Start with octaves and fifths—the two intervals that function as the foundation for bass lines in many musical genres. And note that it is very important to practice these in many different positions along the neck. When playing them in the low register, use your first and fourth finger (Fig. 1). Moving higher up on the neck, I use the first and fourth fingers, but the first and third might be more comfortable for some (Fig. 2). Once you’ve grasped the concept, try sliding this root/fifth fingering a whole-step down, say, from D to C with both the root and the fifth ringing. It produces a stunning effect that can be very effective in a big ballad, and when your octaves and fifths are in tune, you’ll have a solid foundation to play basic, fretless bass. Just listen closely for pitch, and take your time.
Fig. 1: A fifth played in the lower register of a 5-string fretless bass.
Fig. 2: In the upper register of a fretless bass, octaves (shown) or fifths are played with either the first and fourth or first and third finger.
The next step is to start using thirds and tenths (or thirds an octave up). This is decidedly harder and requires even more attention to pitch, but makes for an amazing sound, even when played on their own. Thirds sound better in a higher register since the notes are too close together sonically when played down low. The natural thing to do when playing minor thirds is to use your first and third finger (Fig. 3), but for major thirds, employing your first and second finger (Fig. 4) is the best way to go.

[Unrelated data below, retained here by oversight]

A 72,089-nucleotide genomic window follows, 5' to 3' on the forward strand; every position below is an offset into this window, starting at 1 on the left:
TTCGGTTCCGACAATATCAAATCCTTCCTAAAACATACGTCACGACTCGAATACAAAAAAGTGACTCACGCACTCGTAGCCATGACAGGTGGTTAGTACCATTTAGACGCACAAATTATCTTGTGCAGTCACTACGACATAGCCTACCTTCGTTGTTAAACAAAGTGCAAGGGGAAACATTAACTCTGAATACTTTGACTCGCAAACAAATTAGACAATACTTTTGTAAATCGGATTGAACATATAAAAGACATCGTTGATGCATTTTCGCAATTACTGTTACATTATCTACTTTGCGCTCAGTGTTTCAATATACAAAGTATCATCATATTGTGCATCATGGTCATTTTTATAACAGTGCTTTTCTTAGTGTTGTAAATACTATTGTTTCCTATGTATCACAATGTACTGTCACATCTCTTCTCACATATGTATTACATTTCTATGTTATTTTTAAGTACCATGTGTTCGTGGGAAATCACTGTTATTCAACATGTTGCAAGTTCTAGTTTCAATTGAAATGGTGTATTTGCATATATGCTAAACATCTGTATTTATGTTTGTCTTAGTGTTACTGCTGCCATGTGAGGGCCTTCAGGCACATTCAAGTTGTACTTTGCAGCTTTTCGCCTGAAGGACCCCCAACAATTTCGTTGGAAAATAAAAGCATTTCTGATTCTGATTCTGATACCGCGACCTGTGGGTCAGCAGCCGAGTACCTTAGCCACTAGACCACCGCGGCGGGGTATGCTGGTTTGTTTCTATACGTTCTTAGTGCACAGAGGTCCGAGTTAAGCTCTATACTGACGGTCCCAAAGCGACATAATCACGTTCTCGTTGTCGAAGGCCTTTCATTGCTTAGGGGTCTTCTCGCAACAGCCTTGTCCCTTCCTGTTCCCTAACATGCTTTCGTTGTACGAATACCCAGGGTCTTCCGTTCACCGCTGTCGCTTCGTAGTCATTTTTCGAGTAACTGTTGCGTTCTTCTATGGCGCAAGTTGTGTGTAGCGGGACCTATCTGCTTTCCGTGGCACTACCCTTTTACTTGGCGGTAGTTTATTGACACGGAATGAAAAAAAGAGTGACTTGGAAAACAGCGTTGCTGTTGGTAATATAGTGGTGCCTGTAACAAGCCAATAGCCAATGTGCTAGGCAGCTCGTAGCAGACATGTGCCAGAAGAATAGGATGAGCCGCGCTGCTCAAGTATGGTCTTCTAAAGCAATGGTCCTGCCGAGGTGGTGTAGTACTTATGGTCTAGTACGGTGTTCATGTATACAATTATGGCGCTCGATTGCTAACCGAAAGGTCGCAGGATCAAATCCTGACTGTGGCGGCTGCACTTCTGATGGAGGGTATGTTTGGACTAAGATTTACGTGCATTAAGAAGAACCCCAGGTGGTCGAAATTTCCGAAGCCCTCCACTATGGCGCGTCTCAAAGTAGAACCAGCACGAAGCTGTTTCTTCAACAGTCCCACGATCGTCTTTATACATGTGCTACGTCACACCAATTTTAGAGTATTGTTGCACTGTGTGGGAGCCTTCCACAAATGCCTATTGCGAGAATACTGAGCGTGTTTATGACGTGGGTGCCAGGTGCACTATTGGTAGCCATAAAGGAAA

Fig. 3: For minor thirds, using your first and third finger will likely feel most natural.
Fig. 4: Using your first and second finger for major thirds is the best way to go.
Vibrato is an astoundingly important part of playing fretless bass. Make it too wide and it will make the whole band sound out of tune (or make you sound like a cello soloist). If the vibrato is not wide enough, you most likely will not infuse your fretless playing with that dramatic, human emotion that makes people love the sound of the instrument so much in the first place. Listening to great music that’s recorded with a fretless bass and then experimenting to see what you like will help you develop your own style of vibrato.
Because the sound of fretless bass is fairly uncommon in pop, rock, and country today, quite a few artists I’ve played with lately, or audience members that have seen me play recently, have come up to me after shows or sessions and told me how good it felt to hear the fretless again. It feels good to me to play it too. Partly because I feel like my whole soul is involved, and partly because it always makes me a little nervous—just like everything important in life should.
Victor Brodén is a Nashville bassist and producer who has toured and recorded with more than 25 major-label artists, including LeAnn Rimes, Richard Marx, Casting Crowns, and Randy Houser. His credits also include Grammy-winning albums and numerous television specials on CMT and GAC, as well as performances on The Tonight Show and The Ellen DeGeneres Show. You can reach him at firstname.lastname@example.org.